In the Modern Church

In a couple of days’ time, on October 31st, it will be 489th anniversary of the 16th Century Protestant Reformation. On that day in 1517, a Roman Catholic monk by the name of Martin Luther, a professor in theology nailed an invitation to a debate onto the door of the castle church of Wittenberg, Germany. In this document, today known as the 95 Thesis, Luther exposed a number of gross errors of the Roman Catholic Church, and called for anyone who would be inclined to do so to prove him wrong in a public debate.

No one took up the challenge. What Luther wrote resonated with the heart feeling of the common people and scholars alike. So in a very short while, the document was copied and distributed all over Germany and beyond. It was the start of a great religious revolution known as the Protestant Reformation.

But 489 years have passed. Many of the things that Luther and his successors both in the Lutheran Church and the Reformed Churches taught have become strange in the ears of contemporary Christians. Many do not even know the difference between Roman Catholicism and Protestantism apart from the fact that Rome prays to the Virgin Mary while Protestants do not. Many Protestants know Martin Luther King, jr., the American civil rights activist, but know not his greater name sake.

What shall we do to arrest this sad state of affairs in the church? I believe that apart from teaching church history and promoting the reading of church history books, it is necessary for the church to be brought back to a proper understanding of the place and necessity of creeds and confessions. What have creeds and confessions to do with the Reformation, you may ask? Well, the answer lies in the fact that history has shown that apart from churches which maintain a firm and honest emphasis on creeds and confessions, most others have drifted away from the moorings of the 16th Century Reformation and the form of Scripturally balanced Christianity taught by the Magisterial Reformers such as Ulrich Zwingli, John Calvin, John Knox, etc.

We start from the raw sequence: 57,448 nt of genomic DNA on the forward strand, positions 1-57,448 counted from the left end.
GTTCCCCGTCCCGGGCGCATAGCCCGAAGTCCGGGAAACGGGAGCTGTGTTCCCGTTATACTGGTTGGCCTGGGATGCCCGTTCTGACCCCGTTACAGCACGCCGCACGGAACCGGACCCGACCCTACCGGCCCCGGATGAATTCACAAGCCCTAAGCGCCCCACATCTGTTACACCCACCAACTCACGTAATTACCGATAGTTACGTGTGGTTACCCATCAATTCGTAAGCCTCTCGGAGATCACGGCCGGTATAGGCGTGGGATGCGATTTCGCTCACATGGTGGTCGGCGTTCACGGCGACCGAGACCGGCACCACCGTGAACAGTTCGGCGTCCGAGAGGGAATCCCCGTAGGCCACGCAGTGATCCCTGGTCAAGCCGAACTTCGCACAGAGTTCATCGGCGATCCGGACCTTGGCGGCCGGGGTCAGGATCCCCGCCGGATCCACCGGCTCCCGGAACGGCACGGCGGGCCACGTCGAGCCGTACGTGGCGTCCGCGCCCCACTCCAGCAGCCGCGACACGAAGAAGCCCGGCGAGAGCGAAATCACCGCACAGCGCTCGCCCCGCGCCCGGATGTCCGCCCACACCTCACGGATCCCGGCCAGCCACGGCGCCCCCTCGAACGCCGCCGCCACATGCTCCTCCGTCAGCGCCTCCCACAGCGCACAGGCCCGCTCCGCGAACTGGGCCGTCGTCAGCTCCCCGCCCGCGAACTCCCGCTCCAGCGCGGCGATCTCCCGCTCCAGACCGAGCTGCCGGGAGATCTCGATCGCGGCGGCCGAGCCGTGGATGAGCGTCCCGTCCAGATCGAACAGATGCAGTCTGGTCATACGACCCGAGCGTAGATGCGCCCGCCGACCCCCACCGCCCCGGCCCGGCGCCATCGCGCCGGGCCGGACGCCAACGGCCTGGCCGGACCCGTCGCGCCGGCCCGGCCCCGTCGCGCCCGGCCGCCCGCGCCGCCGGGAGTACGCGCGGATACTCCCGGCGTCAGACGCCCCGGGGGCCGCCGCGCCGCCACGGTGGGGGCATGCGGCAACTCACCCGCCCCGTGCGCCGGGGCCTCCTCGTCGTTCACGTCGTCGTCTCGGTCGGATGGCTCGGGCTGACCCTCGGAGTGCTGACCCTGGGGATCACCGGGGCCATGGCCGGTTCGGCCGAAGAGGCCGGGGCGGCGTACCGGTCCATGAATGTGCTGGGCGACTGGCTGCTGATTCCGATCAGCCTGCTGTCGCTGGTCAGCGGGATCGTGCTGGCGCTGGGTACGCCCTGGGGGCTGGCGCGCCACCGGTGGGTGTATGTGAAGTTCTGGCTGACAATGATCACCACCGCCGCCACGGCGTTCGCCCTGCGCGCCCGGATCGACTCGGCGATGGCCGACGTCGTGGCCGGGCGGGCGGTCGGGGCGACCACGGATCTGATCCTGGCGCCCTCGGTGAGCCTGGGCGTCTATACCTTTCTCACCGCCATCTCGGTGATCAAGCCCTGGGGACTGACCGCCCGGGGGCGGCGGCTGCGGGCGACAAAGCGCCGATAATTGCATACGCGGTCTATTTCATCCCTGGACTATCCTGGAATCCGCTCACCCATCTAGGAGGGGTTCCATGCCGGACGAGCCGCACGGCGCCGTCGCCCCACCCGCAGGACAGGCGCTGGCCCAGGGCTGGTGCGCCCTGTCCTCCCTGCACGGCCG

In this short article therefore, we would like to examine the questions: Is there a Biblical Basis for Creeds and Confessions? What are the Uses of Creeds and Confessions in the Church? To what extend should Creeds or Confessions be binding to members?

1. Biblical Basis

Many modern evangelical Christians are quick to say that they believe in no creeds but the Bible. But this statement is in itself a creedal statement, and therefore makes it self-contradictory.

You see, the English word ‘creed’ really comes from the Latin word ‘credo’ which means ‘I believe’. A biblical creed, then, is really an expression or statement of belief concerning what the Bible teaches.

When the church adopts a ‘creed’, she is essentially confessing their faith or belief together. For this reason, creeds are also known as ‘Confessions of Faith’ such as the Westminster Confession of Faith.

Numerous passages in the Scripture instruct us to confess our faith (e.g. Mt 10:32; Rom 10:9-10; Rom 15:6; cf. Jn 1:49; Mt 16:16). And when the apostle Paul beseeched the Corinthian church "by the name of our Lord Jesus Christ, that [they] all speak the same thing" (1 Cor 1:10), he is in fact, telling them to confess the same faith. How might they do so except they have a statement of faith or a Confession of Faith however primitive or simple it might have been?

Herein is the first biblical basis for creeds and confession: The scripture calls us to confession of our faith and to confess it together.

But secondly, the apostle Paul instructs Timothy: "Hold fast the form of sound words, which thou hast heard of me, in faith and love which is in Christ Jesus" (2Tm 1:13). The word translated ‘form’ means ‘schema’ or ‘system.’ No, strictly speaking the Bible as we have received it does not present such a form that we can retain in our memory. A form or system requires some form of organization of the biblical data mined from everywhere in the Scripture. Only with an adopted creed or confession with their associated catechism can we effectively hold fast a form of sound doctrine in our minds.

And thirdly, when we use creeds or confessions, we are simply affirming our belief in the work of the illuminating work of the Spirit (Jn 16:13). We agree with those who refuse to hold creeds in high regard that the Holy Spirit illumines our minds individually so that we can all understand the Scripture. But unlike them, we recognize that God’s gift is given in different measure to different individuals (Eph 4:7). And we believe that our Confession of Faith and other Reformed Confessions were written by learned and godly men who were richly endowed with the Holy Spirit and enabled to interpret and expound the Scripture with uncommon clarity and accuracy. And their spiritual wisdom and faithfulness to the truth have been confirmed not only by their peers but by the church searching the Scriptures to see if the things they taught are in accordance with the Scripture.